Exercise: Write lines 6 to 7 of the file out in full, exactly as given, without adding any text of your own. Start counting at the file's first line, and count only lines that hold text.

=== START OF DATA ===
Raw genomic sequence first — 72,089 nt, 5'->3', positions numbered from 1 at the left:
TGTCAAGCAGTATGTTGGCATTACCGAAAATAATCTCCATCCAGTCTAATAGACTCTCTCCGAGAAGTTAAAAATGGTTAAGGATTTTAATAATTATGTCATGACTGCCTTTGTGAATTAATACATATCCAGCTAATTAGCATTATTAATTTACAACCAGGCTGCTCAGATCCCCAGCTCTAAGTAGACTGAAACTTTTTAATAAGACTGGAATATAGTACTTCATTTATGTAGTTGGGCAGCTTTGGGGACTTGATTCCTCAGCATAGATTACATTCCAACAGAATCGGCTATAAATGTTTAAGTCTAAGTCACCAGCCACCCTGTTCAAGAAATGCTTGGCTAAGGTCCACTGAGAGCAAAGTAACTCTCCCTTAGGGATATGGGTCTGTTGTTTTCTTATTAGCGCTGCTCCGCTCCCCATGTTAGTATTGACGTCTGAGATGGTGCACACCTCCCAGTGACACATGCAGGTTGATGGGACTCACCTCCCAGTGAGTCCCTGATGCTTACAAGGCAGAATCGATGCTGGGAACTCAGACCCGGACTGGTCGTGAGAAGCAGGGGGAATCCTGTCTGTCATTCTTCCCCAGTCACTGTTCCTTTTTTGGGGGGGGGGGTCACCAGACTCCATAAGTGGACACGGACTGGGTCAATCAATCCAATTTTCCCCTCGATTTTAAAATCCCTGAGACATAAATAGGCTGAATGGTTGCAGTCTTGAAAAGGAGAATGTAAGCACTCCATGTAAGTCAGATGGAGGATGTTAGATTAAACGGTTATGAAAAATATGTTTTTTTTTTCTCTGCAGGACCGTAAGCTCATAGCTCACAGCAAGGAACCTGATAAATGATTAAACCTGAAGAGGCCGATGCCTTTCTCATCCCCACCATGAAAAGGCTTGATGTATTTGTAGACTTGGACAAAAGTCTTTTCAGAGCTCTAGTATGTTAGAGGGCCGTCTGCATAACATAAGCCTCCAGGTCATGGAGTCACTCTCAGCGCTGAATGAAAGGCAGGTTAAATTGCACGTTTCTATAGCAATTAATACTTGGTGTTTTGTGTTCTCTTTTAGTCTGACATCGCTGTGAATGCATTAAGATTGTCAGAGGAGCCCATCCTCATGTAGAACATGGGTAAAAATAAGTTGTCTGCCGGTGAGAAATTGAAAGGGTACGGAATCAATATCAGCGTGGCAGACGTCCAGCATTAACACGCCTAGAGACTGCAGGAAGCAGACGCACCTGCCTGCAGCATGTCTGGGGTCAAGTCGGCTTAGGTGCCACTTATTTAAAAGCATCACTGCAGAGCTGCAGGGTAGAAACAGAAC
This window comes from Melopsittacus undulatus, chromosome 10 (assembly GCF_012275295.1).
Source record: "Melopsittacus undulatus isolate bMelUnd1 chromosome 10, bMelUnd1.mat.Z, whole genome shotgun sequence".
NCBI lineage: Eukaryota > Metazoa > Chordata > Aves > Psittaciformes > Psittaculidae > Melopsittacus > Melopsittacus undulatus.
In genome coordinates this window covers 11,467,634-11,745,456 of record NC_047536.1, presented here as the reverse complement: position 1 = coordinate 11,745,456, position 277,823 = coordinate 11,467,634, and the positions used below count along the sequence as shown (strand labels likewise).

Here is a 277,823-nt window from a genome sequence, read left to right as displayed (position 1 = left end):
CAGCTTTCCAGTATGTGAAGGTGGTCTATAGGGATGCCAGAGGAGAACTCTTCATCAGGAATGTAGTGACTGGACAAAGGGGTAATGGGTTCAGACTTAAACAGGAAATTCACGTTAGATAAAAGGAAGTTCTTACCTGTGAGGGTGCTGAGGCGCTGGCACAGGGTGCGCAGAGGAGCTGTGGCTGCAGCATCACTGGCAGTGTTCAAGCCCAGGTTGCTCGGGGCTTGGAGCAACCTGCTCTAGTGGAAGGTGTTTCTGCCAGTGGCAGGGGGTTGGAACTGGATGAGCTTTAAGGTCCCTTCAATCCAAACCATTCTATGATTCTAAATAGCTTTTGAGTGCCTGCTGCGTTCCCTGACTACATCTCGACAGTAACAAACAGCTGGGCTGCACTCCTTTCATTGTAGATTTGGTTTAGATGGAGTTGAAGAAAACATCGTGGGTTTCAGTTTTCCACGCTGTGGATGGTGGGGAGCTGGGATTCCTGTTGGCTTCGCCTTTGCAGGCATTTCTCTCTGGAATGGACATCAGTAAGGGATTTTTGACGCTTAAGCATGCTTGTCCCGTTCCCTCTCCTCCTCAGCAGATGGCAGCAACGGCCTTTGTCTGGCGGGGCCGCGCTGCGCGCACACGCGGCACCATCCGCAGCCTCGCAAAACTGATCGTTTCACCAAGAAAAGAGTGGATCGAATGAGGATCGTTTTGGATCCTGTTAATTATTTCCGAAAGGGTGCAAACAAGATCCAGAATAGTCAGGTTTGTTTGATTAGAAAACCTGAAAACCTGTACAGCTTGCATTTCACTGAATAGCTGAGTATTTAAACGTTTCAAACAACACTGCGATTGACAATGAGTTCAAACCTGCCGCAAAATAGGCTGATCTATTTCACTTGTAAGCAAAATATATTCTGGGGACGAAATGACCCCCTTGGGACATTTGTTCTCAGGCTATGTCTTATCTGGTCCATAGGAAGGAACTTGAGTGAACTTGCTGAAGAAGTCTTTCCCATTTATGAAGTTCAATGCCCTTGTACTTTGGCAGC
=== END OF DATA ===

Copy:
In genome coordinates this window covers 11,467,634-11,745,456 of record NC_047536.1, presented here as the reverse complement: position 1 = coordinate 11,745,456, position 277,823 = coordinate 11,467,634, and the positions used below count along the sequence as shown (strand labels likewise).

Here is a 277,823-nt window from a genome sequence, read left to right as displayed (position 1 = left end):